he used more colorful language with TheBoston Globe when he said that "unless Moses
comes down with two stone tablets from Brokeback Mountain to
tell us something different, we need to keep that
understanding of marriage.”

And as the
governor of Arkansas in 2004, when advocating for the state
constitutional amendment prohibiting same-sex marriage, he
told the Arkansas Democrat-Gazette that the bill
“isn't a ban on 'gay marriage' since for those
of us who believe in the biblical and historical
definition, there's no such thing as 'gay

Political observers like Hendrix College’s Barth say
that although Huckabee supported the marriage ban, he
was not at the forefront of the movement, as he claims
to have been. “He now really does tout the fact
that he was leading the charge for a marriage amendment for
Arkansas, but that’s just not accurate." Barth says.
“The record indicates he supported it, but he
was not leading the charge. Those who were leading the
charge were those who were actually saying that Huckabee
was not conservative enough; it was a moment of interparty


Huckabee has
flip-flopped when it comes to civil unions. He recently told TheBoston Globe that he opposes them. "When you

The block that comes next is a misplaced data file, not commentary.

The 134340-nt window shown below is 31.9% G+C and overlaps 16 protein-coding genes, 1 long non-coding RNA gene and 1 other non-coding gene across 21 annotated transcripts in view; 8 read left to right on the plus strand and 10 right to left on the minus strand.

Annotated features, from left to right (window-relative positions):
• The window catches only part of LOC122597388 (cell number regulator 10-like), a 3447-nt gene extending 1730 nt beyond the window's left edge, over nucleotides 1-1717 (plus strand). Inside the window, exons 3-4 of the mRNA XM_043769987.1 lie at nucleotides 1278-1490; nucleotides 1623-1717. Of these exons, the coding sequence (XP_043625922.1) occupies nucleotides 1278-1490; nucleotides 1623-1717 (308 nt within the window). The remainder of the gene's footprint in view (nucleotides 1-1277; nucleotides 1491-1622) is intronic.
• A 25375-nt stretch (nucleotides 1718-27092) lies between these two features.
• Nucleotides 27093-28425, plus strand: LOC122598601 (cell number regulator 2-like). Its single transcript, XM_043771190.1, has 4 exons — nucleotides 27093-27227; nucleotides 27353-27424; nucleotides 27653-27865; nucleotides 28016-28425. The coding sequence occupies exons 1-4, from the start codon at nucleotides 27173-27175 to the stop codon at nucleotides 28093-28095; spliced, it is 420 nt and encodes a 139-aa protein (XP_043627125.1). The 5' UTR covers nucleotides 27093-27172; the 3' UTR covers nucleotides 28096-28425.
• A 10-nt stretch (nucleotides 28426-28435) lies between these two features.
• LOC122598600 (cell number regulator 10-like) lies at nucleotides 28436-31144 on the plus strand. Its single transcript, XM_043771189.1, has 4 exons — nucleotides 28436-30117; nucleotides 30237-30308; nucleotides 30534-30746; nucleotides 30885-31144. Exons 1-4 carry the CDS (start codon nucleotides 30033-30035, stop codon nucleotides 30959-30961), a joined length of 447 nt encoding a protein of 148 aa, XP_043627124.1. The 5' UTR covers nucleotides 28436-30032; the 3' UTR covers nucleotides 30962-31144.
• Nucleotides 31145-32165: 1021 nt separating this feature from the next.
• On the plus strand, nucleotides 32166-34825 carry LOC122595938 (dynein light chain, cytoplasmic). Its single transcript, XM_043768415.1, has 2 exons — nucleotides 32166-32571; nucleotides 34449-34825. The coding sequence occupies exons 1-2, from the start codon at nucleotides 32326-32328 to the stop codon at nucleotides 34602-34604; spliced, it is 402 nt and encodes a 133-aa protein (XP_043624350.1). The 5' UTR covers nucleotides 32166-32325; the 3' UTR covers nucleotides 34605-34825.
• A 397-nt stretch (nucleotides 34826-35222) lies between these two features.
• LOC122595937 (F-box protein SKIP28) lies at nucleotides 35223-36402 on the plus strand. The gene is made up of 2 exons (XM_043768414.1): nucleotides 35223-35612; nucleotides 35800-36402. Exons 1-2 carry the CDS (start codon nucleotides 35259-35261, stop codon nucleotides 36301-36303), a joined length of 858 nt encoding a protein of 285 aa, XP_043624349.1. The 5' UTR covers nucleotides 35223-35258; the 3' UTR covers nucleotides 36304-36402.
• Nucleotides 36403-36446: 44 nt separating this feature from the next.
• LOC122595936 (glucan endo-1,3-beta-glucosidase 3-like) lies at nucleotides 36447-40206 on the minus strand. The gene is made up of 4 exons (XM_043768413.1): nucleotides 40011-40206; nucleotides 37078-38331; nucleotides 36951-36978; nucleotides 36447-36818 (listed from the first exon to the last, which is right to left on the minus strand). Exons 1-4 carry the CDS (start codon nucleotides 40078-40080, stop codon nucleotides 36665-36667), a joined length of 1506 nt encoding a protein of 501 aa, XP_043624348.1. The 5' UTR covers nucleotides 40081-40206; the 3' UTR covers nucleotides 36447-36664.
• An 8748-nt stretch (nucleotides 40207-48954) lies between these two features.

create a validity and actually put a sort of government
approval on the behavior, I think that is a different set of
rules than, say, a person makes a lifestyle decision,
and that's choice,” Huckabee said. “I
understand if there is a same-sex couple, and again I don't
personally support that, but that's their business. The
power of attorney would give them a chance to visit
one another at a hospital, transfer assets. There a
lot of things that could be handled that don't require a
civil union."

But in August
2006 he told the Concord Monitor, a New
Hampshire newspaper, that as a “paradoxical
conservative,” he is against same-sex marriage
("That's not a marriage,"), although he supported
civil unions. New Hampshire has a more progressive
electorate than Iowa, not to mention highly sought-after
independents who can vote in either the Republican or
Democratic primary.

Analysis: Barth
says Huckabee’s shift likely has to do with political
strategy. “I remember when he said it in 2006, and it
struck me as a little surprising. My only guess is
that it was at a time where his campaign was trying to
figure out who was going to appeal to, whether he was
going to be a Christian right candidate or a compassionate
conservative candidate.

“He’s moved to the right decidedly with the
issues he’s emphasized,” Barth adds.

“When he